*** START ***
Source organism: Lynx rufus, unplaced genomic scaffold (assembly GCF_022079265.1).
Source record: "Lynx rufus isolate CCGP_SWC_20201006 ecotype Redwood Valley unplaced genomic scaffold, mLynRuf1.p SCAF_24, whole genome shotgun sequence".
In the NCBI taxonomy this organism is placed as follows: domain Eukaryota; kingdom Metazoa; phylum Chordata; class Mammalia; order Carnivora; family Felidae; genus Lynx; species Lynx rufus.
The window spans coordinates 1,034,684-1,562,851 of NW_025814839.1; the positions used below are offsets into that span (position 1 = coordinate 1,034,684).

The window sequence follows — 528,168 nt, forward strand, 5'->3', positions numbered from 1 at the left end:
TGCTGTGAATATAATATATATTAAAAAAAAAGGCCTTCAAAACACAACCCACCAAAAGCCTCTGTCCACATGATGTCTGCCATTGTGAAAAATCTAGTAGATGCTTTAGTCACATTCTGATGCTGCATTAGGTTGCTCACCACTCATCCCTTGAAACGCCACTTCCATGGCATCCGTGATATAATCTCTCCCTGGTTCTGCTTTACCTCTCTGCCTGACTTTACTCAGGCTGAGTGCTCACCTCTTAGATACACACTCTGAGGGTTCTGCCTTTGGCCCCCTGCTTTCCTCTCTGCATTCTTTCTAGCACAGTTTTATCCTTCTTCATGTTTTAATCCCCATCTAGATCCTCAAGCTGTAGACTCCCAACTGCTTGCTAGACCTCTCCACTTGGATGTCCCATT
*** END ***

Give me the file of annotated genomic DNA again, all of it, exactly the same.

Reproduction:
Source organism: Lynx rufus, unplaced genomic scaffold (assembly GCF_022079265.1).
Source record: "Lynx rufus isolate CCGP_SWC_20201006 ecotype Redwood Valley unplaced genomic scaffold, mLynRuf1.p SCAF_24, whole genome shotgun sequence".
In the NCBI taxonomy this organism is placed as follows: domain Eukaryota; kingdom Metazoa; phylum Chordata; class Mammalia; order Carnivora; family Felidae; genus Lynx; species Lynx rufus.
The window spans coordinates 1,034,684-1,562,851 of NW_025814839.1; the positions used below are offsets into that span (position 1 = coordinate 1,034,684).

The window sequence follows — 528,168 nt, forward strand, 5'->3', positions numbered from 1 at the left end:
TGCTGTGAATATAATATATATTAAAAAAAAAGGCCTTCAAAACACAACCCACCAAAAGCCTCTGTCCACATGATGTCTGCCATTGTGAAAAATCTAGTAGATGCTTTAGTCACATTCTGATGCTGCATTAGGTTGCTCACCACTCATCCCTTGAAACGCCACTTCCATGGCATCCGTGATATAATCTCTCCCTGGTTCTGCTTTACCTCTCTGCCTGACTTTACTCAGGCTGAGTGCTCACCTCTTAGATACACACTCTGAGGGTTCTGCCTTTGGCCCCCTGCTTTCCTCTCTGCATTCTTTCTAGCACAGTTTTATCCTTCTTCATGTTTTAATCCCCATCTAGATCCTCAAGCTGTAGACTCCCAACTGCTTGCTAGACCTCTCCACTTGGATGTCCCATT